Unless you suffer from seasonal sinus allergies, it’s pretty easy to identify what’s inside the paper bag. Cranky looks at the bag, looks at me, “Whattya got in there? Some kinda pie?” It’s impossible to turn down the blueberry-peach-butter aroma. I become fascinated with the transit map, adjusting my gaze every so often to catch glimpses of the rapidly approaching sunset. Painterly doesn’t do it justice. Pie transport on a city bus lends a new definition to the phrase joy ride. If all goes well, no knee burns, no runaway juice spillage, this journey will have a happy ending. If not, and my traveling companions are scalded due to a gravitational crisis, the advice of pie counsel may be necessary. Feigning blueberry/peach ignorance, I sense my destination may be near because there was mention of crossing a bridge. Or was the instruction NOT to cross the bridge? Too late, the driver is cruising over a portion of waterway, bending around a curve and demonstrating the braking mechanism with great flair. The pie has shifted considerably and with my knees I am attempting to steer the pie ever so slightly towards the left. The traffic light changes, the bus lurches forward and so does the pie. Cranky stands to exit the bus, blocking the wayward paper bag just in time. Less So, a true gentleman, leans in and suggests there are four stops remaining until I reach my destination. Thank you, Sir.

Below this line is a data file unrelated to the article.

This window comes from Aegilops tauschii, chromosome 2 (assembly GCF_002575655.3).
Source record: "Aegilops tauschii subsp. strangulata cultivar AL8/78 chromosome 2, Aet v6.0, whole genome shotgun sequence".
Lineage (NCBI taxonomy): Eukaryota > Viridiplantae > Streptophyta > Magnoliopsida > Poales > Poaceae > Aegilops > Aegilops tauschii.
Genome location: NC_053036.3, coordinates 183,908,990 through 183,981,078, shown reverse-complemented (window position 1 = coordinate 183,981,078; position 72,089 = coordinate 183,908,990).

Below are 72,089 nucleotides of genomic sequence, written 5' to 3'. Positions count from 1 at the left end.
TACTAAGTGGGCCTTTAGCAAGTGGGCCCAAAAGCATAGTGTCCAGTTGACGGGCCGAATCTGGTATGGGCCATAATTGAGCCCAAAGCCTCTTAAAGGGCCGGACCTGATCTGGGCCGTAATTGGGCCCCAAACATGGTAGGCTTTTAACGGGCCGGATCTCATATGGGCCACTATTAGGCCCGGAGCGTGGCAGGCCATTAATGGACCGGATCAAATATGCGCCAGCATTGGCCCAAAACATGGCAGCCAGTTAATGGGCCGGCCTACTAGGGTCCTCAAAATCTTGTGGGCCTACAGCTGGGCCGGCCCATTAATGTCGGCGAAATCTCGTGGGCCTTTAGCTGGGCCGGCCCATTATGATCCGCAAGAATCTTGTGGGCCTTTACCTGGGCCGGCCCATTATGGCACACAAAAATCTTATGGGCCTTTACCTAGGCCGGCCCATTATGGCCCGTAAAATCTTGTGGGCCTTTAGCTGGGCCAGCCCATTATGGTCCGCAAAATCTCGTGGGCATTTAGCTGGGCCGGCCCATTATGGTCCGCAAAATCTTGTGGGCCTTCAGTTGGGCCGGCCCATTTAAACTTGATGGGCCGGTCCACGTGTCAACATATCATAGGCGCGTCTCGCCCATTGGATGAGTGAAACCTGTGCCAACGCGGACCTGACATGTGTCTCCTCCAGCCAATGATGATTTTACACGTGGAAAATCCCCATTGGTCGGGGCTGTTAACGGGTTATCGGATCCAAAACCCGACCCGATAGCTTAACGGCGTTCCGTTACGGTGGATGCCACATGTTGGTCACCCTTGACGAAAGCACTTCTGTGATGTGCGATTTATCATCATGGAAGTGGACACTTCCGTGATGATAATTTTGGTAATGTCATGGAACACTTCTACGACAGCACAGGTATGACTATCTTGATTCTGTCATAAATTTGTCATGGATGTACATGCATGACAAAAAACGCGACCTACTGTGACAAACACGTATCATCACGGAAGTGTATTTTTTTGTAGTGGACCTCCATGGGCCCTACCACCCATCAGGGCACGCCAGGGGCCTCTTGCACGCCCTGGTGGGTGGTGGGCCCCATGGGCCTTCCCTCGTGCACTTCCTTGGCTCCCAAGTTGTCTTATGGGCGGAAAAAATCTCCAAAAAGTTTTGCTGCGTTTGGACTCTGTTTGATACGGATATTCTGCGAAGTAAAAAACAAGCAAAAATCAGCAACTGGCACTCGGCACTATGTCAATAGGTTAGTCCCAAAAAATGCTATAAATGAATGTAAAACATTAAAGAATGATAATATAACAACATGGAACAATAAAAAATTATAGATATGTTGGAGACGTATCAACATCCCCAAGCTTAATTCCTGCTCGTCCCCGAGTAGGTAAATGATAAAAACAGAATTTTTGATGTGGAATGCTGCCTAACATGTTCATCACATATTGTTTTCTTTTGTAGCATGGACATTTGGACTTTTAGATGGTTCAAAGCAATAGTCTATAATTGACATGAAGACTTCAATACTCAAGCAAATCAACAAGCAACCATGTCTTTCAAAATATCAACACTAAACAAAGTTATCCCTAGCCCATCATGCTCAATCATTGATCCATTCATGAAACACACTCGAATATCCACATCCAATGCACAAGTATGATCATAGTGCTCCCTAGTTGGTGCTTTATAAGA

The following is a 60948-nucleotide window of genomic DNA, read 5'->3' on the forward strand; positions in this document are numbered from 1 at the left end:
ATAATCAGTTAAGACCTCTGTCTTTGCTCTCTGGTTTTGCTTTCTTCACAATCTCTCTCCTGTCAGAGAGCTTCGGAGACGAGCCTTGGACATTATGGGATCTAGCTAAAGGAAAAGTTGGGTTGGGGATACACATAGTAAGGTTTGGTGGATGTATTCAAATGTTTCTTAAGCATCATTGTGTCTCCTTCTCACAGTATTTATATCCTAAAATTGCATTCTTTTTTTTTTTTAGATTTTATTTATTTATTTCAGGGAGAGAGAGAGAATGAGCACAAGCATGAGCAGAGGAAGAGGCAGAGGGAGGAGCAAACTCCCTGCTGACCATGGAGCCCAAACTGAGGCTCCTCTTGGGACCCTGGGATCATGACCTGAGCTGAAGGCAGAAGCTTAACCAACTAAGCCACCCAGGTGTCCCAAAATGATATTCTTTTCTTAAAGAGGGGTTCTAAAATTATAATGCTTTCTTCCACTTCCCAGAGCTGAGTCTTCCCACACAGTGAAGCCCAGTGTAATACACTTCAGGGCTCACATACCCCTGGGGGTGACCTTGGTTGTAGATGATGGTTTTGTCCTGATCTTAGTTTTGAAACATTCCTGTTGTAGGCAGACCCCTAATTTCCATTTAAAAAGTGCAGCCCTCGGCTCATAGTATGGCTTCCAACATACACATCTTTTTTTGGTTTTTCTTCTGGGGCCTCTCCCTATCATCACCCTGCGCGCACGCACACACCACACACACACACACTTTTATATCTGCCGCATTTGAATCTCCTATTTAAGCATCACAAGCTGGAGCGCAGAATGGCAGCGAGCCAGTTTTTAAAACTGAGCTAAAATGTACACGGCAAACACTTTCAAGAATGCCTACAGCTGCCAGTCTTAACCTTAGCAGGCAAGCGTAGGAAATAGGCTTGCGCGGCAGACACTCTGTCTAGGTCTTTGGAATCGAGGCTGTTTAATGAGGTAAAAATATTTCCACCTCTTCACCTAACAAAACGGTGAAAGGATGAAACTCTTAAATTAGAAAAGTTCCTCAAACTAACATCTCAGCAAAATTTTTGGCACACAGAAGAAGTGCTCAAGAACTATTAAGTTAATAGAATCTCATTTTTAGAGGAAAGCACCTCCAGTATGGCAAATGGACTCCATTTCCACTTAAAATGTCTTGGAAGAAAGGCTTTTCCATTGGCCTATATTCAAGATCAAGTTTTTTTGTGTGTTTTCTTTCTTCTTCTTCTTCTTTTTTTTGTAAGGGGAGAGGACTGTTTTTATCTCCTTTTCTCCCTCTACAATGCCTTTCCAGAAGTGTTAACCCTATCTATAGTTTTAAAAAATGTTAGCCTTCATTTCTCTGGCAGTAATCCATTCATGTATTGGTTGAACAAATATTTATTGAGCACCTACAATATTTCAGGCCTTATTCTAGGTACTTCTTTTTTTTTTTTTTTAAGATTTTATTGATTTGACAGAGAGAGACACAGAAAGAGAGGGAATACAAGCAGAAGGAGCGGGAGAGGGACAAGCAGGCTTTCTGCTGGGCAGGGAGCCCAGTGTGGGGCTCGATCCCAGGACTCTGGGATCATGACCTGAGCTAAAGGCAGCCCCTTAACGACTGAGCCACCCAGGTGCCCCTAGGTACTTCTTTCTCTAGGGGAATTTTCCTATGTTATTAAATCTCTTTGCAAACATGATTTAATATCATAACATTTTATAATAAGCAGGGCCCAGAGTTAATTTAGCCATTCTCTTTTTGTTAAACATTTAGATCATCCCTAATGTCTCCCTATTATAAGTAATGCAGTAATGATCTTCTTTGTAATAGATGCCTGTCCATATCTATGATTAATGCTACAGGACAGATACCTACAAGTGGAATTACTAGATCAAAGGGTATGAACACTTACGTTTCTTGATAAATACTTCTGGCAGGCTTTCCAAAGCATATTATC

Disembarking, cradling my butter-stained brown paper bag, I quietly chastise the pie while scanning the horizon for a familiar face. Four blocks later, there she is, Sibling Baker from Seattle. Without saying a word, she knows, and relieves me from pie transport.
The following morning at breakfast, Pie-School Pie creates a sparkly centerpiece. Gently warmed in the oven, its border of deep purple unable to contain itself, we pause. Should we dive right in, or exercise extreme restraint and save it for dessert? My youngest nephew, Lattice-Pie Guy is wise beyond his 10 years. He looks at the pie, looks at the faces assembled around the dining room table and clarifies the situation succinctly. “But if there’s no pie, there’s no happiness.” Pie wisdom is taught early in the Pacific Northwest.